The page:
Hypnotherapy seems to be an effective long term treatment for irritable bowel syndrome, research finds.
Hypnotherapy had a long-term effect
IBS is a very common disorder affecting up to 15% of the population at any one time, but is difficult to treat.
Researchers from Withington Hospital, Manchester, found hypnotherapy helped 71% of patients - and its effect lasted up to five years after treatment.
The research, based on 200 patients, is published in the journal Gut.
The patients were given one hour sessions of hypnotherapy for up to 12 weeks.
Symptoms of irritable bowel syndrome
A feeling of incomplete emptying of the bowels
Nausea, belching and vomiting
A need to rush and open the bowels
They were asked to assess their symptoms, quality of life and levels of anxiety and depression before and after treatment - and for up to six years after completing the course.
The majority of patients found that hypnotherapy reduced the severity of their IBS symptoms, and continued to do so for years.
Even those who said the effect began to wear off with time, found that the deterioration was slight.
Hypnotherapy also seemed significantly to reduce levels of anxiety and depression - however, the effect here did begin to tail off slightly over time.
But patients also said they took fewer drugs and did not need to see their doctors as often after they had had a course of hypnotherapy.
The researchers say the sustained improvements in most of the patients cannot be attributed to other treatments as fewer than one in 10 patients attempted alternatives after completing their hypnotherapy sessions.
Previous research has shown hypnotherapy to have a beneficial effect on IBS in the short term - but not over a longer period.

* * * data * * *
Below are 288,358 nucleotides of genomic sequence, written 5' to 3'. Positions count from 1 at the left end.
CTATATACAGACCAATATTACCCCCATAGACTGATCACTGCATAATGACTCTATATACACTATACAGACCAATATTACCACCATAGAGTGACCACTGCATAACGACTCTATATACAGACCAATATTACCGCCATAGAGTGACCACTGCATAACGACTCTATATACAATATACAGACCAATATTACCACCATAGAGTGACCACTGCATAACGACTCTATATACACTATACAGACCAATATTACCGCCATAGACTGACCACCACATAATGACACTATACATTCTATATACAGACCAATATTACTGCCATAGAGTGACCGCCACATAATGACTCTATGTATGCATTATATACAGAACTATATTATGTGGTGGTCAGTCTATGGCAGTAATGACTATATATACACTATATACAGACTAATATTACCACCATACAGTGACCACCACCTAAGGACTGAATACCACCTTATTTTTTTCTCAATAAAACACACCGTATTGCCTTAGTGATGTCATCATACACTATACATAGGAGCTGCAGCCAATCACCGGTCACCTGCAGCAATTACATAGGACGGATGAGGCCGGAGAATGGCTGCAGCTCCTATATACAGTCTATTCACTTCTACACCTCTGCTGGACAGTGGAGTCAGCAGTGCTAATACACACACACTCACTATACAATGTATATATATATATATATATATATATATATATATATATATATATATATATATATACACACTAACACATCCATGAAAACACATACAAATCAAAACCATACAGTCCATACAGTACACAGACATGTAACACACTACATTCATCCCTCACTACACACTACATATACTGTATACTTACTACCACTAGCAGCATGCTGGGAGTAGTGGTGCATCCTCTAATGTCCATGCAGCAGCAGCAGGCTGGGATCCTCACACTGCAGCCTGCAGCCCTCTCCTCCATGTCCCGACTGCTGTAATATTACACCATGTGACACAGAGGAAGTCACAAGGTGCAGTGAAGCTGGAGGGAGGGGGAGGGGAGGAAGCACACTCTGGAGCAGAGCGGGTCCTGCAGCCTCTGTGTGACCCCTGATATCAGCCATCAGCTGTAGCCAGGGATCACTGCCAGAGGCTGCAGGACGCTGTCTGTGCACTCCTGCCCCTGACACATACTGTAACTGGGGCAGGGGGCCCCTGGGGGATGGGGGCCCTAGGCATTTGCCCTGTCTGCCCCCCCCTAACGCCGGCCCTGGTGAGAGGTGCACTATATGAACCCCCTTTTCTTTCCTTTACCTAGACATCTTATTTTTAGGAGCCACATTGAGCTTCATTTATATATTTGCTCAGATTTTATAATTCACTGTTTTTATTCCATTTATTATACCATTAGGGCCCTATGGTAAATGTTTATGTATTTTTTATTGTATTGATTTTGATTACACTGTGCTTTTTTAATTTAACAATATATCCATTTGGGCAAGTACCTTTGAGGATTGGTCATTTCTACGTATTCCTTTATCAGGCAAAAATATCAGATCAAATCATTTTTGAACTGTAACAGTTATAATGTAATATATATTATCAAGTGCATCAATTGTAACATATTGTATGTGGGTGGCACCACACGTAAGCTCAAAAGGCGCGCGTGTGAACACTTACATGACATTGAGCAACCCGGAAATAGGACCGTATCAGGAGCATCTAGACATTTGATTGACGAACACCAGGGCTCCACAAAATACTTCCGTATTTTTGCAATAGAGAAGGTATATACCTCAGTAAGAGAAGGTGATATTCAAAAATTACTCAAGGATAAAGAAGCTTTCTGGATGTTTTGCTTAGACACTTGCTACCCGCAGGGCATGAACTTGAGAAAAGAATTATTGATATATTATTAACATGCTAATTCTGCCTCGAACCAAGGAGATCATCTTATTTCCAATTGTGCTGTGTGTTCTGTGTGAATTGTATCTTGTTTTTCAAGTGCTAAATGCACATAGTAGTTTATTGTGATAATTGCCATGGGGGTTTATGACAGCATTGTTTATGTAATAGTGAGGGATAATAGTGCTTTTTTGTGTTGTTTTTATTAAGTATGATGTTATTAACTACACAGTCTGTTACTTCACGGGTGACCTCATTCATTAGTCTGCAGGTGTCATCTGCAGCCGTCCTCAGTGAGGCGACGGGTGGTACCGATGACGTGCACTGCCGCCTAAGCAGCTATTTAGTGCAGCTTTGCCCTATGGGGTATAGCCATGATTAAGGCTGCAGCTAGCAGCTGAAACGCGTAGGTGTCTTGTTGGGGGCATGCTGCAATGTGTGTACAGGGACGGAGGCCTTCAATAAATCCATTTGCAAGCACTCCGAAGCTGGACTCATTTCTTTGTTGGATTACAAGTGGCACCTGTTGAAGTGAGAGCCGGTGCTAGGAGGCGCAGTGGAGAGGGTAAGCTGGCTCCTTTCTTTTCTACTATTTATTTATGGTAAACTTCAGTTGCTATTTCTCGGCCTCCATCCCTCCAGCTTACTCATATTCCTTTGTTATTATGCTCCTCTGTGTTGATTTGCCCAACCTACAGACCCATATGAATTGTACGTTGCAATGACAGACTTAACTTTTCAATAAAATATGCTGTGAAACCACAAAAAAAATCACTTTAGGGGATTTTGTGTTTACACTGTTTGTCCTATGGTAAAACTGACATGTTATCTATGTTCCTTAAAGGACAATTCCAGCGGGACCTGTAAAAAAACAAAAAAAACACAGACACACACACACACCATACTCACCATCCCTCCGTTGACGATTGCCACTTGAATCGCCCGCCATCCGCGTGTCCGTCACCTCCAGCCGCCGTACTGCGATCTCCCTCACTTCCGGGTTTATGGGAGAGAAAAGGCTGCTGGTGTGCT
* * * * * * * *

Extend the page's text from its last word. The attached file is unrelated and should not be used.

Critics say hypnotherapy is an expensive treatment.
But the researchers argue that the cost would be more than offset by a reduction in demand for prescription drugs.
Lead researcher Dr Wendy Gonsalkorale told BBC News Online: "While other studies have shown that symptoms have improved by the end of the course of treatment, the real significance is our finding that these effects are sustained after treatment sessions have finished, rather than patients just reverting back to their original state.
"We firmly believe that hypnotherapy should be available as a standard treatment for all patients with IBS."
Dr Gonsalkorale said it was unclear what caused IBS, and why hypnotherapy should help.
However, she said the condition was possibly linked to problems with muscle movement, or to increased sensitivity of the gut lining.
She said hypnotherapy may help the patient to gain better control over the way their gut works by influencing the release of hormones, or the nerve links between the gut and the brain.
It may also alter the way that the brain responds to incoming pain messages.
"For some patients, psychological factors and stresses may play a role in triggering or at least exacerbating symptoms.
"Whether or not they are the primary cause is still very debatable. Hypnosis can be used as a form of relaxation, to reduce stress.
"But it is not the whole story by any means. We know also that the therapy alters the way patients think about their symptoms."
Dr Mark Cottrill, a trustee of the IBS Network and a GP in Wigan, told BBC News Online his practice had employed the services of a hypnotherapist to treat IBS patients for a short time.
"She proved extremely popular and within months she had a three to four month waiting list," he said.
"But we had to end the sessions because we had no funding for them. It can cost £600 per patient and the money has to be found upfront."